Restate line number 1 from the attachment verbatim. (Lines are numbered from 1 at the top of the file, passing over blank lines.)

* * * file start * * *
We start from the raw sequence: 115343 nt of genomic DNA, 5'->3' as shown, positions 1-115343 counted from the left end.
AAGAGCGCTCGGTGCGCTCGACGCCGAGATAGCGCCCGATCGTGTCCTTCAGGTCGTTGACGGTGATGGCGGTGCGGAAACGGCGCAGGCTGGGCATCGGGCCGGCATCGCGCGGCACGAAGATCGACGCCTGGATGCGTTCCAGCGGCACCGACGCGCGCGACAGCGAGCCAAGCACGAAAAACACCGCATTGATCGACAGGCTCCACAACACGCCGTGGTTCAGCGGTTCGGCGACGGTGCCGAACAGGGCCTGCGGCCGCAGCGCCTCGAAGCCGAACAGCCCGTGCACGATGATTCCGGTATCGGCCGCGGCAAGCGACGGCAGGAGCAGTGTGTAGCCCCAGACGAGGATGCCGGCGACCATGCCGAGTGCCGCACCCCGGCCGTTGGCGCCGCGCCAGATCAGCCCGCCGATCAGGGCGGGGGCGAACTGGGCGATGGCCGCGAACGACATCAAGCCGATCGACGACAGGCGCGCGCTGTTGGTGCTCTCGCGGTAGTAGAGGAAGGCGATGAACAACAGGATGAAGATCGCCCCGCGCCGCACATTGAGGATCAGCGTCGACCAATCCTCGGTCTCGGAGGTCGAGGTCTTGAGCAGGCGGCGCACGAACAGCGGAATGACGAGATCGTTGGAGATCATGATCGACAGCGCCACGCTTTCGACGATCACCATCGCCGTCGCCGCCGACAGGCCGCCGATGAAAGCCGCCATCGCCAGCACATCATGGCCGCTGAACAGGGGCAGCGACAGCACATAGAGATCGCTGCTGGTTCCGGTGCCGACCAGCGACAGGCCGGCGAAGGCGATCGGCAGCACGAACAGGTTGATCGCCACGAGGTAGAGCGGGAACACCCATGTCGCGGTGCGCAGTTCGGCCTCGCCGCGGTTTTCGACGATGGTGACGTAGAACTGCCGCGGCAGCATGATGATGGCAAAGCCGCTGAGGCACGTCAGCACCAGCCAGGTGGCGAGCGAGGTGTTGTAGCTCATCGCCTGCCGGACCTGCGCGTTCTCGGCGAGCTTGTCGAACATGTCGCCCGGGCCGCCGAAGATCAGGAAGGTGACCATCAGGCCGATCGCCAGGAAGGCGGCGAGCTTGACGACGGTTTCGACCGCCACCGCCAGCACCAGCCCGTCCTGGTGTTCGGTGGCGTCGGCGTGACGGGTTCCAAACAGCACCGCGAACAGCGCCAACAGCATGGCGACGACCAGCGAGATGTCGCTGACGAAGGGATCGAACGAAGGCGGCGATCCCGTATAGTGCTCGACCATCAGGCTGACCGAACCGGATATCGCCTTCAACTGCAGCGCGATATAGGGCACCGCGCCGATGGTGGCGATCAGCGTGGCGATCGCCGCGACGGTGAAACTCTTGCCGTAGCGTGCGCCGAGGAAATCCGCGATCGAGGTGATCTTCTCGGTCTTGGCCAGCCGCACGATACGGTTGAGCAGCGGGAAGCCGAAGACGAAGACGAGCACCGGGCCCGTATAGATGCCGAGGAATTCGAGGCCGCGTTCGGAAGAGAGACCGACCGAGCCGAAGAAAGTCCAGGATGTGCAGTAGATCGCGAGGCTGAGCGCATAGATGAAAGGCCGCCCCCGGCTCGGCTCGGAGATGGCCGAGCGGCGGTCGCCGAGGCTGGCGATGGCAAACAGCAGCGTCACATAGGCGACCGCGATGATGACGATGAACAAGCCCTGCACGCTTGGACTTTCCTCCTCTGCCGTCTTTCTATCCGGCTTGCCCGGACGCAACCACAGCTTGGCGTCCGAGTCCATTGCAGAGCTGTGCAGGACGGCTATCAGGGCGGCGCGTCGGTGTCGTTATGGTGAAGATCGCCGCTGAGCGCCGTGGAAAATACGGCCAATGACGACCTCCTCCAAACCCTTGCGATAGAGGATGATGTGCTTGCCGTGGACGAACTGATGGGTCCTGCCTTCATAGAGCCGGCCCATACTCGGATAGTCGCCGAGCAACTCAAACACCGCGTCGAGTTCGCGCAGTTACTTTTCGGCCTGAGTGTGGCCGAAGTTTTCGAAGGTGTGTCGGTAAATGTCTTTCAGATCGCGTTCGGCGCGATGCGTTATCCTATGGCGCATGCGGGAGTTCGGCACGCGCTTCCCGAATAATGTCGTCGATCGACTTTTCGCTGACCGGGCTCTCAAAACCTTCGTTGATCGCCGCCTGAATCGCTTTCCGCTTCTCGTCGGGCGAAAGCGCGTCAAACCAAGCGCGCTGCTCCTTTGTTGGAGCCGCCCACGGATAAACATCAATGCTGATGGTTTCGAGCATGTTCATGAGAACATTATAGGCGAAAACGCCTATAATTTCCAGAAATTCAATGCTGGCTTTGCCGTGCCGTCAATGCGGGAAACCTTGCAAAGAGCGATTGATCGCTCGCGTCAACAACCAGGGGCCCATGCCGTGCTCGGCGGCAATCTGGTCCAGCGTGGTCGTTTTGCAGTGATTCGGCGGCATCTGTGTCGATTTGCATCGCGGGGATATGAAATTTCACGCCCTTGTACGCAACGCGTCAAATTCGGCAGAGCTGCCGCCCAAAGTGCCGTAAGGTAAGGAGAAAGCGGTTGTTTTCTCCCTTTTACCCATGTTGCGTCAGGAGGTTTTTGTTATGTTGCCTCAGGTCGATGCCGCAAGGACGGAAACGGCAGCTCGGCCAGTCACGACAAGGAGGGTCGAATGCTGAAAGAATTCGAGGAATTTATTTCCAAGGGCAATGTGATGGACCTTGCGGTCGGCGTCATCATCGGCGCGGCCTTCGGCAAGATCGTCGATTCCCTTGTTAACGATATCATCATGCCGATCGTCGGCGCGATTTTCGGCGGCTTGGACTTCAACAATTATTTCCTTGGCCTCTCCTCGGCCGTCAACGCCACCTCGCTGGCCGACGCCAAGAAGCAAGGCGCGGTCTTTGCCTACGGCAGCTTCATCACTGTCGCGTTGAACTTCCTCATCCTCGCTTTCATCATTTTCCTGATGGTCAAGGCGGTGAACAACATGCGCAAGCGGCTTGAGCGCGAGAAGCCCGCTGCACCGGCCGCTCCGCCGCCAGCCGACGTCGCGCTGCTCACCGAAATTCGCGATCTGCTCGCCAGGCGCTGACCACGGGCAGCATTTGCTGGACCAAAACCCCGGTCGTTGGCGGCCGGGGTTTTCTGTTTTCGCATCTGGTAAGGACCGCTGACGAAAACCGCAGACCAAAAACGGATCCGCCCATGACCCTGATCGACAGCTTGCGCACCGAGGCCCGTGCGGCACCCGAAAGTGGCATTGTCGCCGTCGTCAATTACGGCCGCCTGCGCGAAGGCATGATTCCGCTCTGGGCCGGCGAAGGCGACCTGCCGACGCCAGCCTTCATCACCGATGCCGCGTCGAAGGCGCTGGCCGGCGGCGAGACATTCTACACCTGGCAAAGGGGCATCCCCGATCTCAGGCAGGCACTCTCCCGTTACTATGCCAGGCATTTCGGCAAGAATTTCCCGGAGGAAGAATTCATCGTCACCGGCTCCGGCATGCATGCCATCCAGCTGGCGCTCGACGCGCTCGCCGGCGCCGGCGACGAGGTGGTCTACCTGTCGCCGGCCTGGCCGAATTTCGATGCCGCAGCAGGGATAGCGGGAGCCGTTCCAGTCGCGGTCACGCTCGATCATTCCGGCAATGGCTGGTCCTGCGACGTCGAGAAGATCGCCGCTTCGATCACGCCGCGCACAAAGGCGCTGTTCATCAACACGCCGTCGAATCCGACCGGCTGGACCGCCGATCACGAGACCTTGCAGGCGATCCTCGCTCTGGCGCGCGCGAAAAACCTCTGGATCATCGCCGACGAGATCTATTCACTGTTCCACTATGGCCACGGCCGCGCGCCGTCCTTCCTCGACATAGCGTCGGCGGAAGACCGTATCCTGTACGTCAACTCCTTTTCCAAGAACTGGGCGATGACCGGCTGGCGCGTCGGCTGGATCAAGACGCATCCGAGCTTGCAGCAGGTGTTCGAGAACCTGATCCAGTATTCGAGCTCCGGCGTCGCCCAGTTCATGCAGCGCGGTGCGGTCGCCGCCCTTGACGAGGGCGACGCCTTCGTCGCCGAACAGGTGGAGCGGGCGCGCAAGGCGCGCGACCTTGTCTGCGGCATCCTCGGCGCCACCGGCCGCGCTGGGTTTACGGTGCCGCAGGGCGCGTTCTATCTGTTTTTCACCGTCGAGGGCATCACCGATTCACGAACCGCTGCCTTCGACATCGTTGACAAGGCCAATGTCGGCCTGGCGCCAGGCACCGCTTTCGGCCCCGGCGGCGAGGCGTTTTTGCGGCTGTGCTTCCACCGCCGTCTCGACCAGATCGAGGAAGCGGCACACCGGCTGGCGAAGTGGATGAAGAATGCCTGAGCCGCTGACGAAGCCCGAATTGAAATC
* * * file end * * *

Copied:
We start from the raw sequence: 115343 nt of genomic DNA, 5'->3' as shown, positions 1-115343 counted from the left end.